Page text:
As part of an effort to promote the research conducted by IALSP members, this is a biannual post highlighting member publications. Here, you can download a list of research by IALSP members that was published between January and June of 2017.
IALSP Member Publications January to June 2017
The (randomly) selected focus publication for August/September 2017 is:
Holtgraves, T. (in press). Politeness. In C. Cummins, & N. Katsos (Eds.), Handbook of Experimental Semantics and Pragmatics. Oxford University Press.
The Journal of Language and Social Psychology has issued a Call for Papers (CFP) for an upcoming special issue tentatively entitled, “Advice: Integrative Insights”. Erina MacGeorge (Penn State University) will serve as guest editor.
From the CFP: Advice is a ubiquitous form of interpersonal support and influence. Indeed, the advice we exchange with others can be highly consequential, affecting us as recipients and advisors, and shaping both positive and negative outcomes for relationships, groups, and organizations. […] This special issue of the Journal of Language and Social Psychology, tentatively entitled “Advice: Integrative Insights” will showcase scholarship that bridges disciplinary and paradigmatic boundaries to produce greater insight about the structure, function, and outcomes of advice. Manuscripts accepted for the issue will feature empirical research focused on the language and communication of advice—with the requirement that they provide substantive insight through integration of theory from different disciplines or sub-disciplines, methods that extend or bridge traditional paradigms, and/or the examination of advising processes in understudied and consequential domains.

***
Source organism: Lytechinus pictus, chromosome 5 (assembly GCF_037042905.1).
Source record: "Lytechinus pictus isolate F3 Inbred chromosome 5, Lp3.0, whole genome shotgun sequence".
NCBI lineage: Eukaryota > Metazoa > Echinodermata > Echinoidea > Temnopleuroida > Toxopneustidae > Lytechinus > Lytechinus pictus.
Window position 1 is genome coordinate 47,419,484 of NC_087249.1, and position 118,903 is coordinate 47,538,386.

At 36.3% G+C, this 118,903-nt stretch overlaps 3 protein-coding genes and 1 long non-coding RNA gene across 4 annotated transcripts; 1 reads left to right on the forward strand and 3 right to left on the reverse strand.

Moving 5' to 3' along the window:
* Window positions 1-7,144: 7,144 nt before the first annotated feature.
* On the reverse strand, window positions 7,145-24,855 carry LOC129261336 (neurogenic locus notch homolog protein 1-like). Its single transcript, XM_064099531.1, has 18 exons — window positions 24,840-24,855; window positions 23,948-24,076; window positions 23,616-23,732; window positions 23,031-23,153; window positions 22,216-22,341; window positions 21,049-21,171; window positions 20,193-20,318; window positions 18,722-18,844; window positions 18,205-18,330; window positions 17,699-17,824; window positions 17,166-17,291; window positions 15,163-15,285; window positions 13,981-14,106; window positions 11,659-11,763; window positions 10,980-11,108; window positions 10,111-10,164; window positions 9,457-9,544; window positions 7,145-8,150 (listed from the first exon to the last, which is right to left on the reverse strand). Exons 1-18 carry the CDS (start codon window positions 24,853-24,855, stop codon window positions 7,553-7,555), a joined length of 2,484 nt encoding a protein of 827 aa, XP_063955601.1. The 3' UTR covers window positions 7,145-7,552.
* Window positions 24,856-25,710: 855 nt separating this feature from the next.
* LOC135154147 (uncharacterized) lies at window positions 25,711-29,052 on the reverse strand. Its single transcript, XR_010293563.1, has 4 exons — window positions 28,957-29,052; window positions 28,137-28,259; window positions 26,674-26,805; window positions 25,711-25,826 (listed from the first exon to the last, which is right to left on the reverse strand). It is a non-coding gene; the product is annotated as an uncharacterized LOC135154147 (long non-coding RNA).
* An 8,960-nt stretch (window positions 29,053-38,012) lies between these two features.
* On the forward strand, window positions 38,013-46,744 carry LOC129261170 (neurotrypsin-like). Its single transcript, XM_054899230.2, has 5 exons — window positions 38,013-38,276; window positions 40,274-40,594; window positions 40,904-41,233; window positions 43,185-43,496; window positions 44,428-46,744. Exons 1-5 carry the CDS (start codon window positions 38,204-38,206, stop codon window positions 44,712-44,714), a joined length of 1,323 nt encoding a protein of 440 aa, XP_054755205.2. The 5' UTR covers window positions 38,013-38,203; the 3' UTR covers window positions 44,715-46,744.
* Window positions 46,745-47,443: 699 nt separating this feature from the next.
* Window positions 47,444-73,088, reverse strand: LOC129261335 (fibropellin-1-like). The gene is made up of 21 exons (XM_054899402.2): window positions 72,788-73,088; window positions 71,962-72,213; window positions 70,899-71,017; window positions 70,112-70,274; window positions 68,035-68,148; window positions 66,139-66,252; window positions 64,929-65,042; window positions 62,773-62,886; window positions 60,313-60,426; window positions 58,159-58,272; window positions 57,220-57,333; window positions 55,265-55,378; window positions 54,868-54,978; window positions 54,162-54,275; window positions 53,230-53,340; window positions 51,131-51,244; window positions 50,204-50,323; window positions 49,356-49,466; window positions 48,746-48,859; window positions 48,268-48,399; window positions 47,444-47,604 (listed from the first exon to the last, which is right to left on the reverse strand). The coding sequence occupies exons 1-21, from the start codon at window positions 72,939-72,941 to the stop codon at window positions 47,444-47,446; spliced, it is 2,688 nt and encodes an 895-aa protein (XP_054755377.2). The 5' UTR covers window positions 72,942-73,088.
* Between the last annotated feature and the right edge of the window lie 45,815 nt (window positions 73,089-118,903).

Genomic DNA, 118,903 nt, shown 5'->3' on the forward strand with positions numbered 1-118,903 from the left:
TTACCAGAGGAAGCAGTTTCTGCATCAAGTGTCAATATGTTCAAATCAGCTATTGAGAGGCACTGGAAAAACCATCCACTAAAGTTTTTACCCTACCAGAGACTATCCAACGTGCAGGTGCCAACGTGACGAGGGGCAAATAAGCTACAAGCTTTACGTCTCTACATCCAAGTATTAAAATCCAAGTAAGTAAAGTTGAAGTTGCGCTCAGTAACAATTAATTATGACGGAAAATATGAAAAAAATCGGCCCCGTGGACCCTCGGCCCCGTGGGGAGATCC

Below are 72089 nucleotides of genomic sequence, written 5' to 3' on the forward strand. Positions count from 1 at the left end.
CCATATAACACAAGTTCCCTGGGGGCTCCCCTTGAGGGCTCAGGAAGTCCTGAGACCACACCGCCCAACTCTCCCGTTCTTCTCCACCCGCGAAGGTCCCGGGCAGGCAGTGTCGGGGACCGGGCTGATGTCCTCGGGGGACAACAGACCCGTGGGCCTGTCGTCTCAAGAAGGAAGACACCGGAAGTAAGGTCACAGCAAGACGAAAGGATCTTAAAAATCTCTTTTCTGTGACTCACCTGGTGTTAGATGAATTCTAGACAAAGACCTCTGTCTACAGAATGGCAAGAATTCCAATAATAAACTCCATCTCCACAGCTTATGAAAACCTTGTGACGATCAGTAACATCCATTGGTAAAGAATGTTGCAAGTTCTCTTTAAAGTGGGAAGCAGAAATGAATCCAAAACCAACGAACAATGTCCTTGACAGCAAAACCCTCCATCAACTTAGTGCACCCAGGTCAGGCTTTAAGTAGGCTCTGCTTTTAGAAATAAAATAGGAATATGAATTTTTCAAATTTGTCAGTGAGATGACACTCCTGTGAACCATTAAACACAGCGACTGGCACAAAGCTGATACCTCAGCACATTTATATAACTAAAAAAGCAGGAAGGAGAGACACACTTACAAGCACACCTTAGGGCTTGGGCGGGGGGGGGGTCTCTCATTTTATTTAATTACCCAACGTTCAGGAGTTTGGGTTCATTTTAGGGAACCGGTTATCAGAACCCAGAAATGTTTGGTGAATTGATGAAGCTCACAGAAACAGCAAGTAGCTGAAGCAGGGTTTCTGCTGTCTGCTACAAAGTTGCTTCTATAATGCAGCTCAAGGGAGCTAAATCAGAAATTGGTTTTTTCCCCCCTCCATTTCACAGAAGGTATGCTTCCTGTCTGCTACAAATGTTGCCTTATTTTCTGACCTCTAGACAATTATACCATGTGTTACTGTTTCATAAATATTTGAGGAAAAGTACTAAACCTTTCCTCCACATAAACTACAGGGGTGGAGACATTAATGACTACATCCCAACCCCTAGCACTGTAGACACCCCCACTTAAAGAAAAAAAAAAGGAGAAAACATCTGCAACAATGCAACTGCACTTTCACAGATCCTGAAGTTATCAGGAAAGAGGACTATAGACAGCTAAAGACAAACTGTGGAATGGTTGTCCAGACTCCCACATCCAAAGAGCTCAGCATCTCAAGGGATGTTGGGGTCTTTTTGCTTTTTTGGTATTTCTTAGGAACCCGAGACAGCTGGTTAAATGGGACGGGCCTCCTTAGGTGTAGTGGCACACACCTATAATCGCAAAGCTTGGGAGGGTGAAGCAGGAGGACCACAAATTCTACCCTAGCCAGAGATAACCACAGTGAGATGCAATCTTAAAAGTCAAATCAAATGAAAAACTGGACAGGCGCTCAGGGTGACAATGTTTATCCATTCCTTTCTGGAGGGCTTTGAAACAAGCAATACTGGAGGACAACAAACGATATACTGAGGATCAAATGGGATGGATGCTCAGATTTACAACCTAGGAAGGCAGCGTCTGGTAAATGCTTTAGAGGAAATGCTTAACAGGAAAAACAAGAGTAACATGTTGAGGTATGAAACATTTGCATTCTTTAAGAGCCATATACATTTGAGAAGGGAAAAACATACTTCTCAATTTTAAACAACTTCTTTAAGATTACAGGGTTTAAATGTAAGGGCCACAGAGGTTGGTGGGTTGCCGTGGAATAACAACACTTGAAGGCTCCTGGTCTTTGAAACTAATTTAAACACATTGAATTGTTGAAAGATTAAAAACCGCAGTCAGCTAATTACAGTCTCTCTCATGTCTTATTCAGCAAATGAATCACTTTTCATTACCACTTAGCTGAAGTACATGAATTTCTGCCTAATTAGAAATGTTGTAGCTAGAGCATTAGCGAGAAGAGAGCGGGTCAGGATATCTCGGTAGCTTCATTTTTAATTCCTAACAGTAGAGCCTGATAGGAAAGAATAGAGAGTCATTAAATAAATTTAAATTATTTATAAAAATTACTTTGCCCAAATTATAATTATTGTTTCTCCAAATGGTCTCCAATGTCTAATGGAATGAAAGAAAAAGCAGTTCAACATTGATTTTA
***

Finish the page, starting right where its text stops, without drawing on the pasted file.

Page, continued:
Click here for the full CFP. [PDF]
The (randomly) selected focus publication for June/July is:
Strekalova, Y., Krieger, J. L., Neil, J., Caughlin, J. P., Kleinheksel, A. J., & Kotranza, A. (2016). I Understand How You Feel: The Language of Empathy in Virtual Clinical Training. Journal of Language and Social Psychology. DOI: 10.1177/0261927X16663255.
Effective communication is one of the most fundamental aspects of successful patient care, and it frequently depends on the nurses’ ability to empathize with patients while finding effective ways to translate medical science into personally relevant health information. Skilled nurses are expected to understand the patient’s experiences and feelings and be able to communicate this understanding to the patient, but language strategies used to achieve the goal of empathic communication can vary. In this article, we employed the model of message design logics to evaluate what strategies nursing students (N = 343) used to express empathy during a simulated health history training. The results of this study advance our understanding of what constitutes a high-quality response to the disclosure of personal health history facts. In addition to providing a general framework for understanding empathic responses during health history assessment, the message design logic perspective highlights the differences in linguistic choices in simulated patient–provider conversations.
[Article on ResearchGate]